The report analyzed the number of employees in a company and its total number of female-identifying staff. The analysis also included the number of female-identifying employees at the executive level. Companies surveyed include LeafLink, BDS Analytics, Native Roots and Baker.
Vangst founder and CEO Karson Humiston said the cannabis industry offers a wealth of career opportunities.
“Given the rate [at which] the cannabis job market is growing, there are thousands of opportunities for anyone with a great background looking for a job in the industry,” Humiston said.
Compared to other industries, cannabis businesses have more women on staff than tech (20 percent), agriculture (25 percent) as well as beverages and tobacco (26 percent). The industry fell behind real estate (49.9 percent) and education (68 percent), according to Vangst.
The Cannabis Capital Conference is coming back to Toronto! Click here to learn how you can join Tim Seymour, Jon Najarian and many others.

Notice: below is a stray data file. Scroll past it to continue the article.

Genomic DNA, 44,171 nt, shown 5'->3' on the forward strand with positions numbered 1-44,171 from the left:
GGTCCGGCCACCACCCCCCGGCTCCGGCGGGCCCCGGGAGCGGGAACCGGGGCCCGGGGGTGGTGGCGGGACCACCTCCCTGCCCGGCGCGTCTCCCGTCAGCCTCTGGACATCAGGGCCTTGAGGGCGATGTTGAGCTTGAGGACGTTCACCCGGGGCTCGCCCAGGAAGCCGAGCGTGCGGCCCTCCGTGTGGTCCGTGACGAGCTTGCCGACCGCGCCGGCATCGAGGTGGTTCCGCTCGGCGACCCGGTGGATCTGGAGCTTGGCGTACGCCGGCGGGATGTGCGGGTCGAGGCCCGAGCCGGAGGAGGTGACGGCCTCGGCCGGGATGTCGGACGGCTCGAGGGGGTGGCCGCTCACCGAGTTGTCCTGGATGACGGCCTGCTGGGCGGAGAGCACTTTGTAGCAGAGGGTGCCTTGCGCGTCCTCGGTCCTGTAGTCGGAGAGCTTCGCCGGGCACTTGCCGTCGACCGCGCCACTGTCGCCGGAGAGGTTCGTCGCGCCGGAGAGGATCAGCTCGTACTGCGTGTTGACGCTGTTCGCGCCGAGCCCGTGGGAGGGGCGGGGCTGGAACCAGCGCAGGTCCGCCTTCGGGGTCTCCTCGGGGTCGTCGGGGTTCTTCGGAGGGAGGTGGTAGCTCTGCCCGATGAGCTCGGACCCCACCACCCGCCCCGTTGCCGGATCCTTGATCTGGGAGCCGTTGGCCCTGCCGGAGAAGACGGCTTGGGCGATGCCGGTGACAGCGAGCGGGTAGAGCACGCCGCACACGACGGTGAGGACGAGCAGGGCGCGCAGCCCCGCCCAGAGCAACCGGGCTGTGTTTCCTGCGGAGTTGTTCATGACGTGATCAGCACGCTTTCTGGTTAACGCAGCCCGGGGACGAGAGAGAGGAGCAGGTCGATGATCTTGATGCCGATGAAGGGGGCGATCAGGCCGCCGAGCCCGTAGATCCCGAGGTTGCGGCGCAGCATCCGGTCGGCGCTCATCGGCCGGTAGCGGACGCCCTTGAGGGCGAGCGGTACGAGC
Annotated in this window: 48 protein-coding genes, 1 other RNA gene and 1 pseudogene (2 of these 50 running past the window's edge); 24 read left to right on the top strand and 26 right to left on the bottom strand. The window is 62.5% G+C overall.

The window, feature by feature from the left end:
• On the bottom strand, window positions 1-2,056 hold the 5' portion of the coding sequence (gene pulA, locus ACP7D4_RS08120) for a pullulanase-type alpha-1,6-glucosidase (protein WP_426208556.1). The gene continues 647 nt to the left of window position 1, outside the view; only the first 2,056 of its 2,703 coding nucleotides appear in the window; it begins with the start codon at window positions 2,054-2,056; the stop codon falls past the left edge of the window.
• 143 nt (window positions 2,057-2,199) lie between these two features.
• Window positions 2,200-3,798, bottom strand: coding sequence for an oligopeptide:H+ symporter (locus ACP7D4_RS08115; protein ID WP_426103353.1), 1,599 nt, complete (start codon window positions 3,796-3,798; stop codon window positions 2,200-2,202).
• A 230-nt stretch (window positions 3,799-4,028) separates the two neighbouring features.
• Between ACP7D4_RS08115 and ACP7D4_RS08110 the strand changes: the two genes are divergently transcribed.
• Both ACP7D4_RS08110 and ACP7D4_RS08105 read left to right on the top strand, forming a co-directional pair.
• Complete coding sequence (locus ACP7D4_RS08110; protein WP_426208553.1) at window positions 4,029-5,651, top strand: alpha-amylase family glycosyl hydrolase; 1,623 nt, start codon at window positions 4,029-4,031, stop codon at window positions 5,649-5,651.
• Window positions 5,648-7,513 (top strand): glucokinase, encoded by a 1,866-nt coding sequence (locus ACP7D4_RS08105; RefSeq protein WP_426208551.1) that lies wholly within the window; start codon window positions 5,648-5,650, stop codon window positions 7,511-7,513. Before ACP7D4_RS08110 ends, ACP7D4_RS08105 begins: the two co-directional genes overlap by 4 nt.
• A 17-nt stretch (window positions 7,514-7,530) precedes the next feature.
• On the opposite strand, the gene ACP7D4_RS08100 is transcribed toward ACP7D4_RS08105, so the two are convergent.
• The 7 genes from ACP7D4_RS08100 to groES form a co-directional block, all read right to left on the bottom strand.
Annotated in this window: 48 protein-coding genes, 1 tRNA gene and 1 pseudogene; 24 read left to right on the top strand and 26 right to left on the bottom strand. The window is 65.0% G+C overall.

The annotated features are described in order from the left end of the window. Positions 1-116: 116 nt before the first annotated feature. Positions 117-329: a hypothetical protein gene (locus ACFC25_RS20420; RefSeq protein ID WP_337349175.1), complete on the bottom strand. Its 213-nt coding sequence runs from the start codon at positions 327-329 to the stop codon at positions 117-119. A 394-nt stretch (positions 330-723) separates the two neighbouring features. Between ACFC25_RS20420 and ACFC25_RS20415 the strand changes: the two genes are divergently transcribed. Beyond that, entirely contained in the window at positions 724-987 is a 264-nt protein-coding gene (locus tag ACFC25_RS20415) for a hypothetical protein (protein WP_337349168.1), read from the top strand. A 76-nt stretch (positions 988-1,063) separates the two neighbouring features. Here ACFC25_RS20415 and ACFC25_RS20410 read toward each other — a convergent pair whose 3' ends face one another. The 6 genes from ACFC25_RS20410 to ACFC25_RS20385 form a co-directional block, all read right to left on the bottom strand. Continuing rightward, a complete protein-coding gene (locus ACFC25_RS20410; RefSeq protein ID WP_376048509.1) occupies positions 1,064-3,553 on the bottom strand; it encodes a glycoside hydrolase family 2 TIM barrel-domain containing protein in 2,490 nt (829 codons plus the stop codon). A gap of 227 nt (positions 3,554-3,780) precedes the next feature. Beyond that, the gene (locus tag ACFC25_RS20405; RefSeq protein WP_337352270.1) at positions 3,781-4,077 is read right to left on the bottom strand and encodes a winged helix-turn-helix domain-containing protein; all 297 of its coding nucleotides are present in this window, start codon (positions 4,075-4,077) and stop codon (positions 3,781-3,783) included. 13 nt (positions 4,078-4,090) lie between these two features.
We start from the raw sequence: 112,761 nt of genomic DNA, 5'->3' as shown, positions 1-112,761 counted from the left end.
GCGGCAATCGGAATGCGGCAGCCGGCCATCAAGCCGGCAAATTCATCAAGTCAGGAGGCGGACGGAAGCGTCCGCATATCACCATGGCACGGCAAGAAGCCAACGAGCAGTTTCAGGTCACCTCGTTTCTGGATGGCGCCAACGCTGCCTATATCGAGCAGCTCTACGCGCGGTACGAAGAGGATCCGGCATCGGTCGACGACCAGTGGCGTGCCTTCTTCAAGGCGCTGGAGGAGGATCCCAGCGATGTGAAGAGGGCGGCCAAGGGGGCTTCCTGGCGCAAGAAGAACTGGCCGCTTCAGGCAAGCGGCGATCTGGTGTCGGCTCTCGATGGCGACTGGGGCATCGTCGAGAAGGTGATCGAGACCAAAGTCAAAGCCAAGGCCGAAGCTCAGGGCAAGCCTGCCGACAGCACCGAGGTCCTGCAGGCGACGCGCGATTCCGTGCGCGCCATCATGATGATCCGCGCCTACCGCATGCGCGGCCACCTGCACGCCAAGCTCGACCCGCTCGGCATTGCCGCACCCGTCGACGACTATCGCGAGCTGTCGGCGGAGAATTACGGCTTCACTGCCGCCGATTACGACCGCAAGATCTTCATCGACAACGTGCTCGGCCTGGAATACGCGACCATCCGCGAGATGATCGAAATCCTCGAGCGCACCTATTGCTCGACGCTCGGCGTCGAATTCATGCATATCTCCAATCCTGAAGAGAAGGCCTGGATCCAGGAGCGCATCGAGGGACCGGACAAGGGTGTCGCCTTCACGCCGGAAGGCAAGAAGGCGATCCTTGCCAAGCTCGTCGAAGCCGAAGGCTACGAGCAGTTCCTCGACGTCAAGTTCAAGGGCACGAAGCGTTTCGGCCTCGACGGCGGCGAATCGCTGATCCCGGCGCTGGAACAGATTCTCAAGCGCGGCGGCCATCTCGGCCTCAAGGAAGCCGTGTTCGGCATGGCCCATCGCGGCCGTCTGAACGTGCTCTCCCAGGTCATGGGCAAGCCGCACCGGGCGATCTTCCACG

The report found that 38.5 percent of the cannabis space is made up of female-identifying employees. Humiston did note one underwhelming figure.
“One disappointing discovery through our report was that 42 percent of companies have only one female-identifying employee in a director or executive level position.” Another 12.6 percent have no women on their staff at all.
Women did not hold much of a presence in cannabis leadership positions, with just 17.6 percent of director and executive roles going to women-identifying workers. Vangst did not have enough data to comment on the declining numbers of women in these types of positions in cannabis.
At 66 percent, Pennsylvania had the largest share of women in its cannabis workforce.